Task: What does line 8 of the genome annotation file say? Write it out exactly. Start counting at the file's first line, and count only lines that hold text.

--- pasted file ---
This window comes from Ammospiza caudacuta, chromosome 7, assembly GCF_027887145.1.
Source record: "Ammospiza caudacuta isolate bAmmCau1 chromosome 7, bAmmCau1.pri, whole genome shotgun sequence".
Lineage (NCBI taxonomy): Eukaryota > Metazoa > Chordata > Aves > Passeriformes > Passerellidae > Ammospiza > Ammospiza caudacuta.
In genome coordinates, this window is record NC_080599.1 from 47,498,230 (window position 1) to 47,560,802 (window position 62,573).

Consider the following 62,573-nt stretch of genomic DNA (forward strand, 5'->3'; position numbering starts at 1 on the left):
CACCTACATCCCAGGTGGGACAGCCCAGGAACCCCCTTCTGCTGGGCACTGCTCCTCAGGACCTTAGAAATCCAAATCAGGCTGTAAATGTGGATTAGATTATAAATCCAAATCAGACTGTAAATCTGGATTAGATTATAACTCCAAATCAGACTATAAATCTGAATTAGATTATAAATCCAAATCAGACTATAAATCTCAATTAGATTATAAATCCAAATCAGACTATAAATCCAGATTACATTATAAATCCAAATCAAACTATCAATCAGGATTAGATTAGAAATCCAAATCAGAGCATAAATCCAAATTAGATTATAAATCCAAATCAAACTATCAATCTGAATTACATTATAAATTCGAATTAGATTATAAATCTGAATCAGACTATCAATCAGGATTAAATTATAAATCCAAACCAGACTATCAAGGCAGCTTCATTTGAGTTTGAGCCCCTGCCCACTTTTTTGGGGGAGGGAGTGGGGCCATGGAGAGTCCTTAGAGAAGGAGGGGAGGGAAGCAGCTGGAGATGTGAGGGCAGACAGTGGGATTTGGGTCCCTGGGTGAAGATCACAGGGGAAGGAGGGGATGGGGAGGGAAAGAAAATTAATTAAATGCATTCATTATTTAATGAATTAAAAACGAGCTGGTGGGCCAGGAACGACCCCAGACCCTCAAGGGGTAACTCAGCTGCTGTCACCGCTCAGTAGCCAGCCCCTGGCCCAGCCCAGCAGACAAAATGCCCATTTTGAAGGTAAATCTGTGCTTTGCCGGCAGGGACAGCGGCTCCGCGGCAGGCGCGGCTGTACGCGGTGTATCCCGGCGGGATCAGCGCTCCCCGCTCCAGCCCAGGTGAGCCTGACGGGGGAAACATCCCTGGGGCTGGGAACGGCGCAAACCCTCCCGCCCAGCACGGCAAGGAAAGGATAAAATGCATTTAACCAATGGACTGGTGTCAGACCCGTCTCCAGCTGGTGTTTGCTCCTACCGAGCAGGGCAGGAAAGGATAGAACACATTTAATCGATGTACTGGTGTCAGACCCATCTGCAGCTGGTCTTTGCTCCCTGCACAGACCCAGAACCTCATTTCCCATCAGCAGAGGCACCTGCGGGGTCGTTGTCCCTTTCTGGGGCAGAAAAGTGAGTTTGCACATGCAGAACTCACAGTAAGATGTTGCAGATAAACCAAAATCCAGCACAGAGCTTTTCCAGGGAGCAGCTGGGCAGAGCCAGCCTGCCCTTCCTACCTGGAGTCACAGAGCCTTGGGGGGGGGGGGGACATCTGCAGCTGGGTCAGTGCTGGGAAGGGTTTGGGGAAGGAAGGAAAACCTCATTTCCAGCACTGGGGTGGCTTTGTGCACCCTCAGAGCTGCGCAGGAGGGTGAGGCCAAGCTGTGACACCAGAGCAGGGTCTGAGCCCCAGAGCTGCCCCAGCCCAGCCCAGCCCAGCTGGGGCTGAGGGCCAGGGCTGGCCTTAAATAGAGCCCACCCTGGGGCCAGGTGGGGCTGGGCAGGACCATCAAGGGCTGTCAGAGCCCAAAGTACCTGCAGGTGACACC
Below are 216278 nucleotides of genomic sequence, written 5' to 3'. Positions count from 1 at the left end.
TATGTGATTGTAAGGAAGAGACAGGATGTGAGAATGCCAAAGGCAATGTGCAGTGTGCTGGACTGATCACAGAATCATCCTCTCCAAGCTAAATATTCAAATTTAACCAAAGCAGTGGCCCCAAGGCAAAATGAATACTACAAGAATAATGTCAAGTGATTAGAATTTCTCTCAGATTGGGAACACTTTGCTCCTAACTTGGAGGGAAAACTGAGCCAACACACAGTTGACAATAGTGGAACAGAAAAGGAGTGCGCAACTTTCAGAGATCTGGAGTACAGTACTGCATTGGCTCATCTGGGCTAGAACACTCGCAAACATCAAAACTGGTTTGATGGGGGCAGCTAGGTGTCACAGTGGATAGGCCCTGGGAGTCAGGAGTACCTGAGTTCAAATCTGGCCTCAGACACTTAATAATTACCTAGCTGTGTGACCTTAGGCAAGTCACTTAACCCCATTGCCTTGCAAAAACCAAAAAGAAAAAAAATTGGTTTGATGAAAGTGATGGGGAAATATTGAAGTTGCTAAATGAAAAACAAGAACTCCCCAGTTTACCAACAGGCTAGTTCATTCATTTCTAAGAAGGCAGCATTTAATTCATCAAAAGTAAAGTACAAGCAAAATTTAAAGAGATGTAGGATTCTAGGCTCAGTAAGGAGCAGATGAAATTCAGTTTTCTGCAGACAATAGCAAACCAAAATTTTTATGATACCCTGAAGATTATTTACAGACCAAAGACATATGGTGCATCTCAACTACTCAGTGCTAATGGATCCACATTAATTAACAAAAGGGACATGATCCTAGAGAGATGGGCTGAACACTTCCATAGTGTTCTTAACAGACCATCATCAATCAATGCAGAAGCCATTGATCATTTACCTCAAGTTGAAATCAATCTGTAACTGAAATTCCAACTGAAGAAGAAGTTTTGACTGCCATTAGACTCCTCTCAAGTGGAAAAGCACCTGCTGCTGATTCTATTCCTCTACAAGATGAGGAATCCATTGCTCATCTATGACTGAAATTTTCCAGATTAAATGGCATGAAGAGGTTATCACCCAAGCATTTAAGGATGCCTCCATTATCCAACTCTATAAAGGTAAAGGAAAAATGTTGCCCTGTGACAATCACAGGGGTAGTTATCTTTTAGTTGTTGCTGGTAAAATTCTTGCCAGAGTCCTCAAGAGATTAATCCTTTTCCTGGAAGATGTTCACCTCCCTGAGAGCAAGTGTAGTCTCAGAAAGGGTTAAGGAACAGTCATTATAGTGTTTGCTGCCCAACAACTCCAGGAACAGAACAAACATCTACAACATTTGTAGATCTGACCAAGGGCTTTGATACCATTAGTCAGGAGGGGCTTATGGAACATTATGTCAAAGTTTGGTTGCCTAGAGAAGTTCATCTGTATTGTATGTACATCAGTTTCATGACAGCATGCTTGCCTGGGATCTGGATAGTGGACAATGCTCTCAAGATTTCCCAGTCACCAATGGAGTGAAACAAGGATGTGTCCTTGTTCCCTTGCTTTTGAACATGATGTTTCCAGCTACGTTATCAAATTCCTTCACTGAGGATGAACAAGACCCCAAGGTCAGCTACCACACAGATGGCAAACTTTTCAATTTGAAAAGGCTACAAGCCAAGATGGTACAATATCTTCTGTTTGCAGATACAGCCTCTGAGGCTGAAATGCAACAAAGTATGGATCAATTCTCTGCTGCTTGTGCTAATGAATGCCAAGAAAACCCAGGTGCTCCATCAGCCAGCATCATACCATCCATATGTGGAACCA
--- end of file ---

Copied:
TATGTGATTGTAAGGAAGAGACAGGATGTGAGAATGCCAAAGGCAATGTGCAGTGTGCTGGACTGATCACAGAATCATCCTCTCCAAGCTAAATATTCAAATTTAACCAAAGCAGTGGCCCCAAGGCAAAATGAATACTACAAGAATAATGTCAAGTGATTAGAATTTCTCTCAGATTGGGAACACTTTGCTCCTAACTTGGAGGGAAAACTGAGCCAACACACAGTTGACAATAGTGGAACAGAAAAGGAGTGCGCAACTTTCAGAGATCTGGAGTACAGTACTGCATTGGCTCATCTGGGCTAGAACACTCGCAAACATCAAAACTGGTTTGATGGGGGCAGCTAGGTGTCACAGTGGATAGGCCCTGGGAGTCAGGAGTACCTGAGTTCAAATCTGGCCTCAGACACTTAATAATTACCTAGCTGTGTGACCTTAGGCAAGTCACTTAACCCCATTGCCTTGCAAAAACCAAAAAGAAAAAAAATTGGTTTGATGAAAGTGATGGGGAAATATTGAAGTTGCTAAATGAAAAACAAGAACTCCCCAGTTTACCAACAGGCTAGTTCATTCATTTCTAAGAAGGCAGCATTTAATTCATCAAAAGTAAAGTACAAGCAAAATTTAAAGAGATGTAGGATTCTAGGCTCAGTAAGGAGCAGATGAAATTCAGTTTTCTGCAGACAATAGCAAACCAAAATTTTTATGATACCCTGAAGATTATTTACAGACCAAAGACATATGGTGCATCTCAACTACTCAGTGCTAATGGATCCACATTAATTAACAAAAGGGACATGATCCTAGAGAGATGGGCTGAACACTTCCATAGTGTTCTTAACAGACCATCATCAATCAATGCAGAAGCCATTGATCATTTACCTCAAGTTGAAATCAATCTGTAACTGAAATTCCAACTGAAGAAGAAGTTTTGACTGCCATTAGACTCCTCTCAAGTGGAAAAGCACCTGCTGCTGATTCTATTCCTCTACAAGATGAGGAATCCATTGCTCATCTATGACTGAAATTTTCCAGATTAAATGGCATGAAGAGGTTATCACCCAAGCATTTAAGGATGCCTCCATTATCCAACTCTATAAAGGTAAAGGAAAAATGTTGCCCTGTGACAATCACAGGGGTAGTTATCTTTTAGTTGTTGCTGGTAAAATTCTTGCCAGAGTCCTCAAGAGATTAATCCTTTTCCTGGAAGATGTTCACCTCCCTGAGAGCAAGTGTAGTCTCAGAAAGGGTTAAGGAACAGTCATTATAGTGTTTGCTGCCCAACAACTCCAGGAACAGAACAAACATCTACAACATTTGTAGATCTGACCAAGGGCTTTGATACCATTAGTCAGGAGGGGCTTATGGAACATTATGTCAAAGTTTGGTTGCCTAGAGAAGTTCATCTGTATTGTATGTACATCAGTTTCATGACAGCATGCTTGCCTGGGATCTGGATAGTGGACAATGCTCTCAAGATTTCCCAGTCACCAATGGAGTGAAACAAGGATGTGTCCTTGTTCCCTTGCTTTTGAACATGATGTTTCCAGCTACGTTATCAAATTCCTTCACTGAGGATGAACAAGACCCCAAGGTCAGCTACCACACAGATGGCAAACTTTTCAATTTGAAAAGGCTACAAGCCAAGATGGTACAATATCTTCTGTTTGCAGATACAGCCTCTGAGGCTGAAATGCAACAAAGTATGGATCAATTCTCTGCTGCTTGTGCTAATGAATGCCAAGAAAACCCAGGTGCTCCATCAGCCAGCATCATACCATCCATATGTGGAACCA